A small study published in the Pediatrics medical journal concludes that American teens who use electronic cigarettes are about six times more likely to move on to tobacco cigarettes that youths who never tried the device. Interestingly, these findings contradict the results of the national Youth Risk Behavior Survey conducted by the CDC, which showed that smoking prevalence among teens has dropped by a staggering 31% between 2013 and 2015, while the use of electronic cigarettes in the same period has increased 24 times.
During this study, researchers surveyed about 300 11th and 12th graders, with an average age of 17, about use of e-cigarettes, cigarettes, cigars, pipes and hookahs. Of those, 146 used e-cigarettes and 152 had never tried them. None reported having smoked tobacco cigarettes. After 16 months, researchers found that 40 percent of e-cigarette users had begun smoking traditional cigarettes, compared to just 11 percent of those who had never vaped. Study authors determined that the vapers were just over six times more likely to have tried compared to teens who weren’t using e-cigarettes.
“Adolescents who had never smoked, but who had used e-cigarettes, were substantially more likely to begin smoking combustible cigarettes over the next year,” said study lead author Jessica Barrington-Trimis, a postdoctoral researcher with the University of Southern California’s Tobacco Center of Regulatory Science. “The increase in e-cigarette use, which may be followed by increases in cigarette use, could result in an erosion of the progress that has been made over the last several decades in tobacco control.”
“We can’t definitively conclude the e-cigarettes cause kids to smoke cigarettes,” Barrington-Trimis admitted, but that didn’t prevent her from concluding that those teens “who had used e-cigarettes at baseline were substantially more likely to begin smoking cigarettes.” The study also found that e-cigarette users were also more likely to try hookahs, pipes or cigars.
These are some pretty disturbing findings, especially when just last week the Youth Risk Behavior Survey showed the exact opposite. One of these two studies must be wrong, but the question is which. Well, judging by the scientific evidence regarding the gateway theory, I think it’s pretty obvious, but I’m going to explain why Barrington-Trimis and her team drew the wrong conclusion from their research.
The main fault of the “E-cigarettes and Future Cigarette Use” study lies in the way categories of teens were defined at baseline – e-cigarette users were defined as youth ever having taken even one puff of an e-cigarette, while smokers were similarly defined as ever having taken a puff from a cigarette. Since researchers failed to demonstrate whether “e-cig users” were actually using them regularly or simply took a puff from an e-cig at one point in their lives, all their study actually found is that the majority of teens surveyed had experimented with e-cigarettes and went on to experiment with tobacco cigarettes as well. As Dr. Michael Siegel of Tobacco Analysis explains, “it is entirely possible (and in fact likely) that the majority of these kids had experimented with e-cigarettes, failed to become vapers, and then turned to regular cigarettes. In fact, it’s entirely possible that had these kids been able to stick with vaping, they would never have become smokers.”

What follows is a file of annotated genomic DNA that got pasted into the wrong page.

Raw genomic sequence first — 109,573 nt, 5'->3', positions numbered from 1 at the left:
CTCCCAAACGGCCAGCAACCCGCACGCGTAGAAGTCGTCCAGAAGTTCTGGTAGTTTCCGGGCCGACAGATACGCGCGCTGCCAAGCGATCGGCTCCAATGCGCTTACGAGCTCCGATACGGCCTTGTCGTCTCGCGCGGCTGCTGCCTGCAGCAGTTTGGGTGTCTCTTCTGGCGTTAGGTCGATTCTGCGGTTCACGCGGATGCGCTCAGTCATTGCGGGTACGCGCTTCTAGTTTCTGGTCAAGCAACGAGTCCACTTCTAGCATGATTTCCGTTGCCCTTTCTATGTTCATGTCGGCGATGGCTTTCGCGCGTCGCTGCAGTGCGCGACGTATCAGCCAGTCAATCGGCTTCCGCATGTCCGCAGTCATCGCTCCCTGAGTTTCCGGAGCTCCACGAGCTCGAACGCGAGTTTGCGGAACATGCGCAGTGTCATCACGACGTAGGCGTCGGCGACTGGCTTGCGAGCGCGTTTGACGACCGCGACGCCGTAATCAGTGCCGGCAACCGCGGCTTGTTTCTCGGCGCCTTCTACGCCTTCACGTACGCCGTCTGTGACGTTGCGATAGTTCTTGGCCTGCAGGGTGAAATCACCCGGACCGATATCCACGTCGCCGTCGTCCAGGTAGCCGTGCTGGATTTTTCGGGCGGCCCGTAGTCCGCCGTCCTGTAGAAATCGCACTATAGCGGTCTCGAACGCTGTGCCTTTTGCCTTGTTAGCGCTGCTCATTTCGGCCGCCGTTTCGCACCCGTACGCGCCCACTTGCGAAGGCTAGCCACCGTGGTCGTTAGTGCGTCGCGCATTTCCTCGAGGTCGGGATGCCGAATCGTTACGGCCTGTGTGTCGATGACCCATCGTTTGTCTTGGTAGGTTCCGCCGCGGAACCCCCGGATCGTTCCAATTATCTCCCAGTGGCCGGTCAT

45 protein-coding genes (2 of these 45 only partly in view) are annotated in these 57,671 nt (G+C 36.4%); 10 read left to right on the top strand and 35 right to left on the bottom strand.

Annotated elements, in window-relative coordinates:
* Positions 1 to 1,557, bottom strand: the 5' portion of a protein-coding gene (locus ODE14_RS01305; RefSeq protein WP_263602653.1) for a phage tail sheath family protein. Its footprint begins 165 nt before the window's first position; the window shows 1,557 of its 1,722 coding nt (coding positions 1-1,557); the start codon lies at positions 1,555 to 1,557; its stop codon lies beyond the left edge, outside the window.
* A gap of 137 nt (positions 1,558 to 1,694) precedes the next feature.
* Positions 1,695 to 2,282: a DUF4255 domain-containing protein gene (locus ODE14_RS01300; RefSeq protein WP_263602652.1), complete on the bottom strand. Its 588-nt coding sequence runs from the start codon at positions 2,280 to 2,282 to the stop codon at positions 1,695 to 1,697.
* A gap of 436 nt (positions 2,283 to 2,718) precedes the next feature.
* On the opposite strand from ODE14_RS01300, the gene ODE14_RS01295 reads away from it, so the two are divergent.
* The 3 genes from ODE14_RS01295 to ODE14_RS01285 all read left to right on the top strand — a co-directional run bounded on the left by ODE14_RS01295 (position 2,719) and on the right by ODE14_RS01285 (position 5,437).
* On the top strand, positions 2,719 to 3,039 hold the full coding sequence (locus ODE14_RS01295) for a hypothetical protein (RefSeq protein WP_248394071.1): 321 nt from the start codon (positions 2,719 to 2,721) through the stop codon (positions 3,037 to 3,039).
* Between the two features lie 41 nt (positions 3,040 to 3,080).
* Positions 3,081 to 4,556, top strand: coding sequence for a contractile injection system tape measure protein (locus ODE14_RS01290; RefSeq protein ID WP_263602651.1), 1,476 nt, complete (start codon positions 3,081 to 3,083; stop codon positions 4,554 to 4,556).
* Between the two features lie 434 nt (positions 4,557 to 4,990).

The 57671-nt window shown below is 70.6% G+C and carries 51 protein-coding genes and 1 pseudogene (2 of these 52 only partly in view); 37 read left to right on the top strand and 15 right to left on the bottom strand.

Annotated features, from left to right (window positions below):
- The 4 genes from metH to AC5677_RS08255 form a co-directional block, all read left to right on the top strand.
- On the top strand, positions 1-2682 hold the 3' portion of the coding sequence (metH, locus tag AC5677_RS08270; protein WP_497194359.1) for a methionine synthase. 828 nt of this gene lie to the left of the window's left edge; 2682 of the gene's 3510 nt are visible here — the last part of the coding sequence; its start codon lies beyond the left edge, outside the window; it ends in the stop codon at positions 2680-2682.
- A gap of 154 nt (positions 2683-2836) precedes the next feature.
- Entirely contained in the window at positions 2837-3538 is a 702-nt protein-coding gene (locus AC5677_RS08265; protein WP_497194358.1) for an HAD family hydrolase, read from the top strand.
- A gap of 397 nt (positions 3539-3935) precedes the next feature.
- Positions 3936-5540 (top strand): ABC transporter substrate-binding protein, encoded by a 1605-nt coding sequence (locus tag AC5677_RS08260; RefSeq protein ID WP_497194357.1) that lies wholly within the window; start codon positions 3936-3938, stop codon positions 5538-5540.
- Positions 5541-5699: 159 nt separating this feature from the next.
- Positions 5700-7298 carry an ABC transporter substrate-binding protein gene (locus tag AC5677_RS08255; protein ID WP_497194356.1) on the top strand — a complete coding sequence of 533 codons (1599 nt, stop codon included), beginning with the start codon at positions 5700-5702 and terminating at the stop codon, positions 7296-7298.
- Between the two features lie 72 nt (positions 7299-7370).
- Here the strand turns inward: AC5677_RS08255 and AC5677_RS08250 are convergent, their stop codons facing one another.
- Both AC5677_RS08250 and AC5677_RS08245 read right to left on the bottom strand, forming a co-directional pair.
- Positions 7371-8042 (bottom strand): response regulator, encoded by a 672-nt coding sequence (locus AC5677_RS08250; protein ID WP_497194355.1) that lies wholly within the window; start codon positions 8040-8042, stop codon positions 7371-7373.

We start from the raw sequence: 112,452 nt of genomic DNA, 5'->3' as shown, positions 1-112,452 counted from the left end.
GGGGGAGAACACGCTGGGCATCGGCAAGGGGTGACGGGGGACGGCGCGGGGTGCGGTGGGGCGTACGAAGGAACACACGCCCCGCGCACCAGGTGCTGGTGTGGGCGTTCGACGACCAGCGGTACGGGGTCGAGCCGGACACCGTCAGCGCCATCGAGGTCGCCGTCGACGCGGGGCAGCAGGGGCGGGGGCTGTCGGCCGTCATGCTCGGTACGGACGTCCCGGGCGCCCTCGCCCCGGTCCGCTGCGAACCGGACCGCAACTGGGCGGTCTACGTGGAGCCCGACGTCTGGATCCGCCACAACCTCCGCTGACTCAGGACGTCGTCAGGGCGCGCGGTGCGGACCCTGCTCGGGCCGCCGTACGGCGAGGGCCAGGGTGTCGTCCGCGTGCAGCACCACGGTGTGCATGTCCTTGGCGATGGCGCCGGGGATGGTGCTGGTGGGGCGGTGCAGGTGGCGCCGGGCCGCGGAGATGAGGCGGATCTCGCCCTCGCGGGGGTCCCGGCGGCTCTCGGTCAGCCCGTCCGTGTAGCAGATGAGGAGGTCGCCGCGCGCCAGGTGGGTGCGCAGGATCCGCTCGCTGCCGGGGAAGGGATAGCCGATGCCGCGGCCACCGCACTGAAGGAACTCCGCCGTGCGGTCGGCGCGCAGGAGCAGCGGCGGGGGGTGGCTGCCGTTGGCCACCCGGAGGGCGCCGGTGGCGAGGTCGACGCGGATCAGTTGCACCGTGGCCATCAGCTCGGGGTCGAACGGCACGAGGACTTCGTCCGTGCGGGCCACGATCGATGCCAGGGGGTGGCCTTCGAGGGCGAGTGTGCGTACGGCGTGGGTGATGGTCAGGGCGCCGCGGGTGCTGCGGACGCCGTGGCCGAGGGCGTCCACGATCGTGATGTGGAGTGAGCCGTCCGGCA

Also, based on the flawed way in which subject categories were defined, if one of the subjects had taken a single puff of an electronic cigarette and hated it, then went on to take just on puff of an analog cigarette and hated that too, they would be included in the category of teens who allegedly started smoking after first becoming addicted to e-cigarettes. Does that sounds like solid scientific evidence that e-cigarettes are a gateway to smoking for youths?
As was to be expected, this recent study has received mixed reviews. Peter Hajek, director of tobacco research with the Wolfson Institute of Preventive Medicine at Queen Mary, University of London had this to say: “The authors misinterpret their findings. Like several previous studies of this type, this one just shows that people who try things, try things. In fact, the decline in youth smoking over the past few years has been faster than ever before. This does not necessarily mean that e-cigarette experimentation prevents the uptake of smoking, although this is possible. But there is clear and strong evidence that such experimentation does not contribute to smoking uptake.”
Gregory Conley, president of the American Vaping Association, was also disappointed with the way researchers presented their findings. “The bottom line is that as more teens have experimented with vapor products, youth smoking has experienced massive and unprecedented declines that no one predicted just five years ago,” he said.
However, despite its obvious faults and misleading conclusion, the study also received praise from certain public health experts. For example, Thomas Wills, interim director of the Cancer Prevention and Control Program with the University of Hawaii Cancer Center, said the research “adds a lot of support” to the idea that e-cigarettes can cause cigarette smoking. He added that this study and others debunk the idea that since e-cigarettes are available they will prevent teenagers from smoking.
As we’ve gotten used to in recent years, mainstream media simply picked up the researchers’ conclusions and spread the misinformation using the most ominous titles. So nothing new on that front.